Cynics may sneer, but the Olympics continue to exert a remarkably strong hold on much of humankind. It's possible that they're not on their last legs. One could, in fact, view them as being on the rebound after hitting bottom with the bloodshed at the 1972 Games in Munich, next to which the lack of a few frills or a boycott by this or that superpower pales in importance
I still don't believe that boycotting is the avenue for change. That's not to say that by attending the Olympics we don't want change. I think there are better ways to deal with the issues in the world.
The G20 summit starting today would be one of those avenues. Where is that G20 summit happening with the world leaders arriving and shaking Putin's hand and posing for photo ops? It is being held in St. Petersburg, Russia. Let's hope there is a serious discussion about the anti-gay rights in Russia. Our leaders should be the ones to take action not our athletes.
The simple fact is that all the Olympics have been flawed, some quite seriously, yet each has produced elevating drama and moments that might unapologetically be described as magical.
Even with the controversy of China hosting in 1988, I can agree that once the Games begin, we can forget the problems of the world for a few magical moments. You can read my Canadian memorable moments from the 2008 Games here and part 2 here that includes Canadian and international memorable moments.

When I imagine Simon Whitfield throwing his hat down and chasing the three leaders down to win silver, I don't think of him being in China. When I remember Mark Tewksbury's smile as he wins Olympic gold, I don't remember what country he was in. The same goes for Daniel Igali's dance around the Canadian flag. At the Olympic Games, the athletes and the sports are (and should be) the focus.
By enjoying the Olympics, it does not mean that we don't care about world issues but just like we take a break from work, we can take a break from the troubles of the world. While the Games are held, we can take the opportunity to learn more about the country and report on it and demand change but in the end, the G20 meeting is a better arena for the conversation and for results.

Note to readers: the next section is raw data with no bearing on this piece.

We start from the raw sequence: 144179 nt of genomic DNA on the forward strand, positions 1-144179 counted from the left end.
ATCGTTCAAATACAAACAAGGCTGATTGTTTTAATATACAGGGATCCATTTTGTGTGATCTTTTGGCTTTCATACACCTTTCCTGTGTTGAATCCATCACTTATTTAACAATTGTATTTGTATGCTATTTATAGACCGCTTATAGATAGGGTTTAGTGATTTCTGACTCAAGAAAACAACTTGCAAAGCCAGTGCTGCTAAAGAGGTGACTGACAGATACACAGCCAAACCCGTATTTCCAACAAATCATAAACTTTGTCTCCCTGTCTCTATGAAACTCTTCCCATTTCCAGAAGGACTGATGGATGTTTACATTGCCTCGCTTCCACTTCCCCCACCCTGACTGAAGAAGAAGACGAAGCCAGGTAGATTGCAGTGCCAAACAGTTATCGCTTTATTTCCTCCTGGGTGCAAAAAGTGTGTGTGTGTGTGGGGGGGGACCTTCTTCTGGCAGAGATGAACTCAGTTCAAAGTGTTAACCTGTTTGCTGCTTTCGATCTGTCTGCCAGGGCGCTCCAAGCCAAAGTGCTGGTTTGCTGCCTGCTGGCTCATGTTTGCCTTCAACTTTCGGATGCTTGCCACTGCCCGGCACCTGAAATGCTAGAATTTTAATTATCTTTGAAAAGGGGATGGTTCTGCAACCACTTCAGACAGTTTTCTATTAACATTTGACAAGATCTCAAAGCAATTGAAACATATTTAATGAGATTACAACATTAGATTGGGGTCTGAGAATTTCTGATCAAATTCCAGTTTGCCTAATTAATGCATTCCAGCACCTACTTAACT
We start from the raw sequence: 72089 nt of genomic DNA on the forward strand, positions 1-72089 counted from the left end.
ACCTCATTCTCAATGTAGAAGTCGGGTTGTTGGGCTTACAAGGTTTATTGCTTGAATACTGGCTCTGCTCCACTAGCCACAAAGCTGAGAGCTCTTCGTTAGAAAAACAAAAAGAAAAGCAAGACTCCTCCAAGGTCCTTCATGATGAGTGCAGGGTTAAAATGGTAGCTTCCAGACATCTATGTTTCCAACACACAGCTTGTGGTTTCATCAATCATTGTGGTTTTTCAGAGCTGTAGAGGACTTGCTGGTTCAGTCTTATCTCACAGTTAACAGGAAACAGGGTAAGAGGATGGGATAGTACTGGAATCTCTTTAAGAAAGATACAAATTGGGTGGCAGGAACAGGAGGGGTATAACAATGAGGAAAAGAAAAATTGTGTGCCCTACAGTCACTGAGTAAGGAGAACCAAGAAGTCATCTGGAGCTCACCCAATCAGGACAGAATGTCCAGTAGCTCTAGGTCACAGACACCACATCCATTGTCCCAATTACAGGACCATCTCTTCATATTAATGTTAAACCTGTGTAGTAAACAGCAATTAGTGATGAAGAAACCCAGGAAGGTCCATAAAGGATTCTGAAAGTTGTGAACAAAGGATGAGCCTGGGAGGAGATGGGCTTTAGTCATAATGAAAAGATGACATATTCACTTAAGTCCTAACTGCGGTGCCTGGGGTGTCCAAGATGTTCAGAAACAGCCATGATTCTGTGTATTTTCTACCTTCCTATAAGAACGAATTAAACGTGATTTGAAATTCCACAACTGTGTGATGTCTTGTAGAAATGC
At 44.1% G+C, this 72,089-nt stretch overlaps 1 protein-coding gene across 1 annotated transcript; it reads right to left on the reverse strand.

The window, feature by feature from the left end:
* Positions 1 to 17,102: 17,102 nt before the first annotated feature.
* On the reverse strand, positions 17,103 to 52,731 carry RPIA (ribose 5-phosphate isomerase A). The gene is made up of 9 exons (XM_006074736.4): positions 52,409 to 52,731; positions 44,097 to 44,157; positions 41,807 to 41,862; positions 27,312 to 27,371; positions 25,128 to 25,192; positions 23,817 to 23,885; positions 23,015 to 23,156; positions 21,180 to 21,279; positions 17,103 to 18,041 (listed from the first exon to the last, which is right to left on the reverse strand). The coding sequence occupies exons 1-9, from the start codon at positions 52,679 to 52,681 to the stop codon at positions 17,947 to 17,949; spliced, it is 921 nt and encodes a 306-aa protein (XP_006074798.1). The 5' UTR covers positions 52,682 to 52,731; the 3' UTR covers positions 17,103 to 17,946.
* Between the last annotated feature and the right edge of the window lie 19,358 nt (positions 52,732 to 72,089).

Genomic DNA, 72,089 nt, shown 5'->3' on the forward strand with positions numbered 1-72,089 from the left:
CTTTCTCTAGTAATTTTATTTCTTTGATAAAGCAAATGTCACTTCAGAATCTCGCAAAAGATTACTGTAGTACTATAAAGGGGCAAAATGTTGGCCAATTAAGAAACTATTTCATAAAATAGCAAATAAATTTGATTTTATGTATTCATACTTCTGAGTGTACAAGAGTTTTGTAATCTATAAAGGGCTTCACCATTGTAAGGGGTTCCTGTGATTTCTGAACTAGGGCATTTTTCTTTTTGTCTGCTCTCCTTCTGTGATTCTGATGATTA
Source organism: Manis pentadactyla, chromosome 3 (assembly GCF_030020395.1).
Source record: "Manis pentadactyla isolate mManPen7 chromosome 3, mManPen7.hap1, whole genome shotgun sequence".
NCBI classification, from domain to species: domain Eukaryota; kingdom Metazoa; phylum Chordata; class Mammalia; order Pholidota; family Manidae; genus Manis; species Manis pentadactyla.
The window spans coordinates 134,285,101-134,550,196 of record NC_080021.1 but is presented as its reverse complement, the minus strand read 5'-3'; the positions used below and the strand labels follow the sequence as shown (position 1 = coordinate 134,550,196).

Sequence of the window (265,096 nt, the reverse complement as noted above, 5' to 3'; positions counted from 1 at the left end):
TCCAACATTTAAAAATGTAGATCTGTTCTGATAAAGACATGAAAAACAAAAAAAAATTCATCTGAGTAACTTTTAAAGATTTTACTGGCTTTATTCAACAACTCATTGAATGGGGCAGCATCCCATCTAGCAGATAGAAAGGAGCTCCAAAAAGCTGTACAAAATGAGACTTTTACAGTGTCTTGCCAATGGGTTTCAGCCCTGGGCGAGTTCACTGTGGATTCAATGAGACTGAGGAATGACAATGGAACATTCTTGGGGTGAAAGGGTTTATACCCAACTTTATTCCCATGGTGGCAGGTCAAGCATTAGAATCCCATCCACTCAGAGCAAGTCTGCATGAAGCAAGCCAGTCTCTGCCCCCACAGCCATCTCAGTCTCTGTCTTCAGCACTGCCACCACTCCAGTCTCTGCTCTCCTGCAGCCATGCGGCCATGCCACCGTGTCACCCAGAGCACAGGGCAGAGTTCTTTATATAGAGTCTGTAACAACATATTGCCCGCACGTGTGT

"It will be more difficult now to get everyone together in the future," "It will be easier for countries to say they won't come over some little misunderstanding that could be worked out."
There have been so many calls for boycotts in past Olympics. I'm happy that the world's leaders have not used it as a means to make a point since 1984. Social media has made this year's call for a boycott the loudest, but looking back (and googling boycott with the various Olympics), it's difficult to find one that hasn't had calls for a boycott.

Over and over again, athletes write about the benefits of travelling the world, of seeing different countries, different cultures and broadening their horizons by seeing how different (and similar) we are around the world.

Hosting an Olympics lets the world see you for the good and the bad you have to offer. It is an opportunity to have a discussion, to open our eyes (and hopefully theirs). Otherwise, let's just host the Olympics in the same place every time. Let's find that perfect country without controversy and that no one in the world disagrees with. Is there such a place?

Attending the Olympics is an opportunity for everyone to put their differences aside, at least for a couple of weeks. It's a chance for athletes to try to be faster, higher, stronger. That hasn't changed in the last 30 years.